Ash Wednesday

It is customary during Lent to read a spiritual book, something to encourage introspection and a more consistent attitude to prayer, etc. I seem to have gone off anything to do with spirituality, theology or prayer. I find them impossible to read now. They do not speak to me. They have nothing to say that has any meaning. Once I devoured them, searching for knowledge. All that is gone. The knowledge they imparted seemed to make sense in a former life. I have gone beyond that. I no longer live there, or anywhere, really. I am a visitor constantly revisiting where I used to live and be. No longer belonging, yet not a stranger either. So, instead of scuffing through the sawdust of yet another book I will write my own, commenting on the only literature that seems to have any meaning for me now – poetry and in particular, that of R. S. Thomas.

Young and Old

Cold sea, cold sky;
This is how age looks
At a thing. The people natter,
The wind blows. Nothing they do
is of worth. The great problems
Remain, stubborn, unsolved.
Man leaves his footprints
Momentarily on a vast shore.

And the tide comes,
That the children play with.
Ours are the first questions
They shelve. The wind is the blood
In their veins. Above them the aircraft
Domesticate the huge sky.

Age does alienate. We find ourselves strangers in a familiar land. The vast universe of former times, then so full of promise, of adventure, of opportunity, of unknown marvels – has been domesticated. The crises, the struggles and challenges are ours no longer. Another generation has taken over.

And so I sit at the edge, out of play, observing the to-ing and fro-ing, my remarks lost in the gusts of general conversation. Meanwhile the children play, oblivious in the immediacy of their experience. All this is behind me. Before me the cliff falls sheer in the darkness.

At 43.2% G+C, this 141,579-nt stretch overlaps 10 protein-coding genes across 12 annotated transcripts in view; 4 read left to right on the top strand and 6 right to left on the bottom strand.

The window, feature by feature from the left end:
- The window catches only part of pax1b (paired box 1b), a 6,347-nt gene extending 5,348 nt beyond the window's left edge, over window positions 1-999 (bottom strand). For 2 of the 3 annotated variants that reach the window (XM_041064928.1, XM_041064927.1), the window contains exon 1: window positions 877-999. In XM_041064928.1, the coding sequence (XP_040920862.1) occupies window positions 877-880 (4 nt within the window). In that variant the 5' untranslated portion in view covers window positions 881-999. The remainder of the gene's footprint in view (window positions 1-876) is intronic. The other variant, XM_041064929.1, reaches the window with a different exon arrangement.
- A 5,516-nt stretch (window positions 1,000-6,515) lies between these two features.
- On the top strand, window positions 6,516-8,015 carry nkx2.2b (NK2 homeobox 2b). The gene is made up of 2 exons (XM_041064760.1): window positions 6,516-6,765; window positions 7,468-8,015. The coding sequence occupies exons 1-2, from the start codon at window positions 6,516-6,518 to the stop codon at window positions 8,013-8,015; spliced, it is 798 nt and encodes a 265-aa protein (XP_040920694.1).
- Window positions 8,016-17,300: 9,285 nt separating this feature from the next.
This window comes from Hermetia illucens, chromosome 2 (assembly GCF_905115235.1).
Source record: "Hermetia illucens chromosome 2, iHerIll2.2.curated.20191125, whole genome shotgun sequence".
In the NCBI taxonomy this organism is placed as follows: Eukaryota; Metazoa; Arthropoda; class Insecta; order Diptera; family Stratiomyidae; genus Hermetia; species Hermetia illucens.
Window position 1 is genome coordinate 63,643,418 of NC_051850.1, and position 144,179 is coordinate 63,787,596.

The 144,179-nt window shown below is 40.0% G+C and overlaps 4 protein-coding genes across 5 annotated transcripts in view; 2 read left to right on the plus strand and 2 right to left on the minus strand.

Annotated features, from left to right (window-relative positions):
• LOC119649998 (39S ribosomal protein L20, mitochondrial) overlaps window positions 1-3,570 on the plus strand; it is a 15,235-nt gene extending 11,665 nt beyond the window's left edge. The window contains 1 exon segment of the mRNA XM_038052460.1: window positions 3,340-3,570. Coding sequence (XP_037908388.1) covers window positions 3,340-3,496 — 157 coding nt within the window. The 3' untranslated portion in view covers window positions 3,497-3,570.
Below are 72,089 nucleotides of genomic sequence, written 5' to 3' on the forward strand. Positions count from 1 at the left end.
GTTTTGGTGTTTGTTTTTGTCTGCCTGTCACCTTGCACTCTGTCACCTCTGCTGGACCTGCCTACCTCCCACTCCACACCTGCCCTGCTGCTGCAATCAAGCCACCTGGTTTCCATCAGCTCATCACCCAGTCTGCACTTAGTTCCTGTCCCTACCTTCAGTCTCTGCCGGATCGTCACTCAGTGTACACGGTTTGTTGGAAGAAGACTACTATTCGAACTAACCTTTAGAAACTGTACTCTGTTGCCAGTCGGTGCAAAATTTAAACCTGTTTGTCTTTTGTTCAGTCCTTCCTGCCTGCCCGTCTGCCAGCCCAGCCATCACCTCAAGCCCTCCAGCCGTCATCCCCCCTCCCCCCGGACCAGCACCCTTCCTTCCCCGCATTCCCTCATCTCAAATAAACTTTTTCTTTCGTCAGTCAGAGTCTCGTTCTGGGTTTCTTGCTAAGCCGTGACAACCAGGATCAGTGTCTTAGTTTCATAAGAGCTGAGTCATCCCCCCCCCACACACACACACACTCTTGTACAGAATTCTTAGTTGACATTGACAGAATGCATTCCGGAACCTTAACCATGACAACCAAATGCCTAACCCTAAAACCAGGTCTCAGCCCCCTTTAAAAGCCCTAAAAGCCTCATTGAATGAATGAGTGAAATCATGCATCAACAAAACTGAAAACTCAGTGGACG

This is the reality that conventional books on prayer and spirituality never seem to touch. This is life at the edge when there is no way back into the centre of things. The world has not lost its beauty. On the contrary, but never was one more aware of how ephemeral and fragile this beauty is. A beautiful face is more poignant than ever because like old photographs it no longer belongs to my reality. At the edge a fissure begins to open in even the most intimate of relationships.

God does not exist at the edge. He is not there in the centre of things. He is certainly not there beyond the sheer cliff fall. He was present once. You felt his touch… surely that was not your imagination. But now you stand alone before the cold sea, buffeted by a cold wind. You hear its sound. You certainly do not know where it comes from or where it goes. But you suspect that that is the way it is meant to be.

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